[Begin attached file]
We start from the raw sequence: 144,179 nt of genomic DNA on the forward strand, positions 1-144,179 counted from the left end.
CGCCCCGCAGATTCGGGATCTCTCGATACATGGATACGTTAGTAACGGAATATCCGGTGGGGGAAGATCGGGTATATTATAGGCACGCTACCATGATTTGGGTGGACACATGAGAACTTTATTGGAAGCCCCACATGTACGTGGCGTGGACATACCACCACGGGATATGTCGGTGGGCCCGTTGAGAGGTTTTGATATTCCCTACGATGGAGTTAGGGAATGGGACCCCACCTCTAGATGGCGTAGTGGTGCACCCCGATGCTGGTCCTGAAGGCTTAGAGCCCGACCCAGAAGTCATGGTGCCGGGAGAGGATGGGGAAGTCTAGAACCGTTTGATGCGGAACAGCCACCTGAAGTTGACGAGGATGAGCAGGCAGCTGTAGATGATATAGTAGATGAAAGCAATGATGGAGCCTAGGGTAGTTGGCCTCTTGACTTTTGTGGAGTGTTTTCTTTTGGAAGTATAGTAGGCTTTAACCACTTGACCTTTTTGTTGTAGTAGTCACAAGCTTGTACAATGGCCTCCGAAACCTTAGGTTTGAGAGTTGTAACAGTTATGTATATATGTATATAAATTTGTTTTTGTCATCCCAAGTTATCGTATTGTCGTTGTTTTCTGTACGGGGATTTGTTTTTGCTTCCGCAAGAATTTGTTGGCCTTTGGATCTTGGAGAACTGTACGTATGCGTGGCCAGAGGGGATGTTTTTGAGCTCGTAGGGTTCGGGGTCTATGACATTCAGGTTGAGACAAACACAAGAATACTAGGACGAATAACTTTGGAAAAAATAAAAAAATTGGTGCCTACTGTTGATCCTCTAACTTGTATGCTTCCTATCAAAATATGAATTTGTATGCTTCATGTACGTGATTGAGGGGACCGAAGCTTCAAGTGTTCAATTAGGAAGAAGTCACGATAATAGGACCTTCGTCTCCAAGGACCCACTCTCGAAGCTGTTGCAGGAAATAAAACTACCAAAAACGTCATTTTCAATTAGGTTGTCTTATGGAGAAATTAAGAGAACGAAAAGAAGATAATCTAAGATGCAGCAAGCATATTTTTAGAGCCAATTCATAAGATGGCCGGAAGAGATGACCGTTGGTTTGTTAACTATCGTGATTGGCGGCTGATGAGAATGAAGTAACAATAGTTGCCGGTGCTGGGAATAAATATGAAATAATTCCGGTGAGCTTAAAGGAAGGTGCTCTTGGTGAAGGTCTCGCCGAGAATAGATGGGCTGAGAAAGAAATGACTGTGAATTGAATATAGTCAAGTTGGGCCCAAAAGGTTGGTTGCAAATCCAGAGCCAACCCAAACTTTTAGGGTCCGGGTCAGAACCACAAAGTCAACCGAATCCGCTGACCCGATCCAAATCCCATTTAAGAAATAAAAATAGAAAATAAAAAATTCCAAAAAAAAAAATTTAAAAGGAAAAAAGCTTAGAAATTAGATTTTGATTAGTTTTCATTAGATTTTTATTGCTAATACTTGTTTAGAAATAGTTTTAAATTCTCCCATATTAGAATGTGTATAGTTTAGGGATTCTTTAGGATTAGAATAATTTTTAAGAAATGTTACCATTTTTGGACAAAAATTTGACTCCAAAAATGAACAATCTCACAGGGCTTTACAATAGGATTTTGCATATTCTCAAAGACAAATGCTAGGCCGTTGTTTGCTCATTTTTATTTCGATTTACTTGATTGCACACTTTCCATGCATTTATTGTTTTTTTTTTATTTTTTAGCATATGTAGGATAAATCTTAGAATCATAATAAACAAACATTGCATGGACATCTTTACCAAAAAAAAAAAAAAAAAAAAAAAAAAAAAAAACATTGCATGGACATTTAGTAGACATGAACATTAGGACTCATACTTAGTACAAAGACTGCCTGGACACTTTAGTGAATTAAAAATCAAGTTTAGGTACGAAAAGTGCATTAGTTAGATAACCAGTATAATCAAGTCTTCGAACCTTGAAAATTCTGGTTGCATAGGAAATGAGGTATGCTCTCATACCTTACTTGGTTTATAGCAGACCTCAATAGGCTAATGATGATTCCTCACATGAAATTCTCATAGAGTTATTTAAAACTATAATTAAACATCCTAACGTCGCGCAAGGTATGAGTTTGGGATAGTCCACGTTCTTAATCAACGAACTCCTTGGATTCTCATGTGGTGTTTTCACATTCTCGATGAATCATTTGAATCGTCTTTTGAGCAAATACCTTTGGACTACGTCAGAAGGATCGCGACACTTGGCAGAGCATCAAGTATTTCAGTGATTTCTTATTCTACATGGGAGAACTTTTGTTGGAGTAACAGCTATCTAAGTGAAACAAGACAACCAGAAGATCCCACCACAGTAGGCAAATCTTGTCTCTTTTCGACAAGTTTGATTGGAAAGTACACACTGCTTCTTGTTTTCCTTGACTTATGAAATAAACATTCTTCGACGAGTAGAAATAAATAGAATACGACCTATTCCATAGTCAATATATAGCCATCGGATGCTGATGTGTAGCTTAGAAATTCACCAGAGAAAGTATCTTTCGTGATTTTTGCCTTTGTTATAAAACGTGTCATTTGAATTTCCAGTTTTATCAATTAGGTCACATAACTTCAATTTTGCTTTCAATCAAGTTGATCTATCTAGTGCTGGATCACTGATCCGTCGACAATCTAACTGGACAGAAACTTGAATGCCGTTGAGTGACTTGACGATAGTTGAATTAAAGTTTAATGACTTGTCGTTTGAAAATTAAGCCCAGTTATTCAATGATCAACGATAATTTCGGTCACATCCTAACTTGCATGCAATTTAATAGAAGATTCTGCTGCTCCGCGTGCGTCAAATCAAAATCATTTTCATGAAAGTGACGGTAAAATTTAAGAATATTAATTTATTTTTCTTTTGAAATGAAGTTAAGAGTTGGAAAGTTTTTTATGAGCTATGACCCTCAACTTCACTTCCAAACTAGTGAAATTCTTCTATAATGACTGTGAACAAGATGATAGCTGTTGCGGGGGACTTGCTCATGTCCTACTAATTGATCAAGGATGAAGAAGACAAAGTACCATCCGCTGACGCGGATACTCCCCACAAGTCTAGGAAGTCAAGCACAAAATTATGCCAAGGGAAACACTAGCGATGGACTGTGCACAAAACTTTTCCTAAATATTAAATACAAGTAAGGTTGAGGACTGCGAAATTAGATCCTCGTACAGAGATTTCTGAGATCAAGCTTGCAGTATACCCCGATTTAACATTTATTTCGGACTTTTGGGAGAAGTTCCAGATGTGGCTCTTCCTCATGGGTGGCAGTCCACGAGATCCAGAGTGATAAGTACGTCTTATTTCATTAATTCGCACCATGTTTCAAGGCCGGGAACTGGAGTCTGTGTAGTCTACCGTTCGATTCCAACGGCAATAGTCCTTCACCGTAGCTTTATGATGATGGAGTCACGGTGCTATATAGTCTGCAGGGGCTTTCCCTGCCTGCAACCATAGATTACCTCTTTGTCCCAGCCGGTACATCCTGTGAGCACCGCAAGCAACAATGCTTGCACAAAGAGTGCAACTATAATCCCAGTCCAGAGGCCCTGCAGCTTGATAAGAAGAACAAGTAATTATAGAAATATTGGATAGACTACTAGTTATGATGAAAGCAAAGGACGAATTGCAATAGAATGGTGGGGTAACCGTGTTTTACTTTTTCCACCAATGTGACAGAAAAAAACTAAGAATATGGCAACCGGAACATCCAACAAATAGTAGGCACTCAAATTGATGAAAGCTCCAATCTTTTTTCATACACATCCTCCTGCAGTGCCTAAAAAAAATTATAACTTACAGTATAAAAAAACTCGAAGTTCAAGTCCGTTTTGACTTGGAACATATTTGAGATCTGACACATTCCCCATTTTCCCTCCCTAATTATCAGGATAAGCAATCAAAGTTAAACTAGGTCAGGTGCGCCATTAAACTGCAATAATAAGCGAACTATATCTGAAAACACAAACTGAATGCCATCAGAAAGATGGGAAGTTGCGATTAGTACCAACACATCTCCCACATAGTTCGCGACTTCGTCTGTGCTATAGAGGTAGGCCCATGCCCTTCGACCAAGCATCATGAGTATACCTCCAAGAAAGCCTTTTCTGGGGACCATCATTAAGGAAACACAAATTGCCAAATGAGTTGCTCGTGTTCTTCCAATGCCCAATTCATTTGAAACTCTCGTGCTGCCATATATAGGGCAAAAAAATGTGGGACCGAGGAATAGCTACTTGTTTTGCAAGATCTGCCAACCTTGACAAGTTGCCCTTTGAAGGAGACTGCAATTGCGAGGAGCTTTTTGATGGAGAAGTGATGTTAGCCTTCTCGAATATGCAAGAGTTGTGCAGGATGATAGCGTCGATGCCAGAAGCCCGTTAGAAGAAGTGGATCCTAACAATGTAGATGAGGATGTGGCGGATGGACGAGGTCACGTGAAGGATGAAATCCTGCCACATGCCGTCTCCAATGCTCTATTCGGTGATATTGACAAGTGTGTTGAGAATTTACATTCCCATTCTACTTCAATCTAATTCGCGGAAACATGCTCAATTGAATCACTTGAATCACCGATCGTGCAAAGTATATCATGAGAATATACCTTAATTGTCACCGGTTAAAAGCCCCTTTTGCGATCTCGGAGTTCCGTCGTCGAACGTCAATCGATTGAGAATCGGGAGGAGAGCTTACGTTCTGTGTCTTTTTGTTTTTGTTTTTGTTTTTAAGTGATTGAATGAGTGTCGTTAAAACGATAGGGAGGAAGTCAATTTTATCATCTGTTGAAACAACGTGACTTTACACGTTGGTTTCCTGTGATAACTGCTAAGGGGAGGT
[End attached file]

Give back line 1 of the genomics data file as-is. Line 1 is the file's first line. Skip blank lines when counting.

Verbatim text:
We start from the raw sequence: 144,179 nt of genomic DNA on the forward strand, positions 1-144,179 counted from the left end.